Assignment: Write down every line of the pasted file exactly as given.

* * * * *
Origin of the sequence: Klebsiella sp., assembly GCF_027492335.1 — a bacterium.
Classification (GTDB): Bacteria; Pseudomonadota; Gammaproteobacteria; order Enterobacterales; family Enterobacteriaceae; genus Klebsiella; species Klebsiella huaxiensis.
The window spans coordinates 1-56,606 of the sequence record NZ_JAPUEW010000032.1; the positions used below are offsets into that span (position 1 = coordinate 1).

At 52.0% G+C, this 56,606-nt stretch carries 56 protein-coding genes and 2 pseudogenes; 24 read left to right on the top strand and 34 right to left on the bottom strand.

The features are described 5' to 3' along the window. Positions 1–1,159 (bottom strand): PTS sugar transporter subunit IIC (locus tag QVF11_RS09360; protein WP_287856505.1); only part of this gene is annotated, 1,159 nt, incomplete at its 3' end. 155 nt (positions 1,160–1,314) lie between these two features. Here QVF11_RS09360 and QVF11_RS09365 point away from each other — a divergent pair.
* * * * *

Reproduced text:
Origin of the sequence: Klebsiella sp., assembly GCF_027492335.1 — a bacterium.
Classification (GTDB): Bacteria; Pseudomonadota; Gammaproteobacteria; order Enterobacterales; family Enterobacteriaceae; genus Klebsiella; species Klebsiella huaxiensis.
The window spans coordinates 1-56,606 of the sequence record NZ_JAPUEW010000032.1; the positions used below are offsets into that span (position 1 = coordinate 1).

At 52.0% G+C, this 56,606-nt stretch carries 56 protein-coding genes and 2 pseudogenes; 24 read left to right on the top strand and 34 right to left on the bottom strand.

The features are described 5' to 3' along the window. Positions 1–1,159 (bottom strand): PTS sugar transporter subunit IIC (locus tag QVF11_RS09360; protein WP_287856505.1); only part of this gene is annotated, 1,159 nt, incomplete at its 3' end. 155 nt (positions 1,160–1,314) lie between these two features. Here QVF11_RS09360 and QVF11_RS09365 point away from each other — a divergent pair.